For folks who want free hands while operating mobile devices, the team at Easier to Use hopes the GoGlove will be the right fit.
I met Easier to Use co-founder Ben Harris over the weekend at Engadget Expand New York, a technology show held at the Javits Center. GoGlove is equipped to remotely control Bluetooth-enabled devices such as smartphones by tapping certain fingers together. This was one of the gadgets featured at the event, which included other wearable technology and robots (see slideshow above).
Founded last January, Easier to Use has used the Artisan’s Asylum crafting studio in the Boston area to help develop its idea, Harris said. This bit of wearable tech has sensors in the fingertips that, when touched to the magnet in the thumb, can control certain functions in recent iPhone, iPad, and Android devices. The idea came from Harris’s desire to change music on his smartphone while enjoying winter activities such as skiing—but without fumbling to retrieve the device. The Easier to Use team launched a crowdfunding campaign this month to support development of GoGlove.
“This is our second Kickstarter,” Harris said. The first time around, the team tried pitching its gloves in July, far from the cold weather months. “It was a little bit hard to do,” Harris said. “Now everybody is in winter mode and gloves make a lot more sense.” The tentative plan is for GoGlove to ship in the second quarter of 2015.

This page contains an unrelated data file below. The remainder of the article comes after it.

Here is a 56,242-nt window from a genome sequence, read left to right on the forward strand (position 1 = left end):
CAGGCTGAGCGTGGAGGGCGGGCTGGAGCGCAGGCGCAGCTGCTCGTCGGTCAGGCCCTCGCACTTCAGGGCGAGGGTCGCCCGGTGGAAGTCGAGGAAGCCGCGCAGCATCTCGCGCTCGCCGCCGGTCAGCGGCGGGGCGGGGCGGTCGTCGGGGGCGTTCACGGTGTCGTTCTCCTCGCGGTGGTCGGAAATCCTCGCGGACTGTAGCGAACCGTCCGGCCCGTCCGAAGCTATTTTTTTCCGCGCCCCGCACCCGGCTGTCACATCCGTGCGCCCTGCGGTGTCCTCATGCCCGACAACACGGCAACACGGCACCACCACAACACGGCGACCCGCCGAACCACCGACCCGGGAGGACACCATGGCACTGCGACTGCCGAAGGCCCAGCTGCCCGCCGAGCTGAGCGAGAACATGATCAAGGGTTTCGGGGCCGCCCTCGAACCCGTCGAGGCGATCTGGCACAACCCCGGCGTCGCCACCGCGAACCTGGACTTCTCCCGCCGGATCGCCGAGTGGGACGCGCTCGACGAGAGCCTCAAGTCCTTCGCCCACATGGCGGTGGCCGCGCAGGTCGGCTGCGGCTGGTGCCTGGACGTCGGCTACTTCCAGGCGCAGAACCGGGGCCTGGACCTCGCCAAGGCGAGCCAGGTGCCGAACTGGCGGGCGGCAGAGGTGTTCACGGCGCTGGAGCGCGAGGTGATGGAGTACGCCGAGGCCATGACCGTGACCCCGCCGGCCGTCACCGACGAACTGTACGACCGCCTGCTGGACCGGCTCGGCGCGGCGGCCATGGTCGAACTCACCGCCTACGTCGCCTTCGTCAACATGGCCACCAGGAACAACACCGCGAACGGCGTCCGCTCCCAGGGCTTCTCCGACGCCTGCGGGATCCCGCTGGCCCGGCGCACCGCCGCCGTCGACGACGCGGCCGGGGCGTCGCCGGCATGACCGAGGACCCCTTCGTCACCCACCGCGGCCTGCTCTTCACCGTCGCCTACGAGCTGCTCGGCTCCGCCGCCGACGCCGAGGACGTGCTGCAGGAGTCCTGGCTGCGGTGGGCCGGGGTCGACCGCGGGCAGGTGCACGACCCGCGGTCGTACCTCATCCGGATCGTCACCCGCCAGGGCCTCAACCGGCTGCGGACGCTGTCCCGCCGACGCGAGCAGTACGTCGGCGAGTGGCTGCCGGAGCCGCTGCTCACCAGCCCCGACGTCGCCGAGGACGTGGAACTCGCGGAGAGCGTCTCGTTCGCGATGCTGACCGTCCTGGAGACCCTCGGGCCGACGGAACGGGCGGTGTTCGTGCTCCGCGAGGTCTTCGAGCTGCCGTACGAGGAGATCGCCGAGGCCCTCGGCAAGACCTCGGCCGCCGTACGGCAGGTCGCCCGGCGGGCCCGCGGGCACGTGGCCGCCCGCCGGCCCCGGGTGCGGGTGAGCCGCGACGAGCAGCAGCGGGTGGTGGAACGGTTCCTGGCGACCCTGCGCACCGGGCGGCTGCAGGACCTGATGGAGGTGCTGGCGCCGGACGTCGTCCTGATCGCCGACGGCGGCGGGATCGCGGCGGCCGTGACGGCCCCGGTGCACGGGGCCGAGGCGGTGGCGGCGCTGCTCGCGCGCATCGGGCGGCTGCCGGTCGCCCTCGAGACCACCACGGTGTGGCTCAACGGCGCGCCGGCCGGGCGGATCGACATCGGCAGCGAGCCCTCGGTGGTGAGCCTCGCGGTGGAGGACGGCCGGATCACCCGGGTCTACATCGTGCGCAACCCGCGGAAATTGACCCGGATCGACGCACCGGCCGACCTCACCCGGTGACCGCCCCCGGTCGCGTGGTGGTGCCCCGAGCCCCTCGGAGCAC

With the right gestures, the glove can access certain functions on Bluetooth smartphones, cameras, and other gadgets. It can start a music app, pause, switch tracks, and control volume. GoGlove also can remotely turn GoPro cameras on and off, as well as trigger the shooting of video or pictures.
Robots stood up to be counted at Expand NY as well. Aldebaran Robotics’ “Nao” is a walking, dancing, interactive humanoid robot used in some schools to help teach children; it has some use cases in special education. It can also be used to try and keep Alzheimer’s patients active and engaged with the world, said Alexandra Sugurel, a product manager with Aldebaran, which is headquartered in Paris.
The robot is equipped with cameras, touch sensors, and directional microphones to listen to users. By going under the hood, Nao has also been used to teach coding, said Sugurel.
The first version of Nao was released in 2007, Sugurel said, and the latest model debuted this year. The Nao is not sold in the retail consumer market, she said, but rather is available to certain developers and educational institutions. In addition to its Paris headquarters, Aldebaran has its U.S. headquarters in Boston.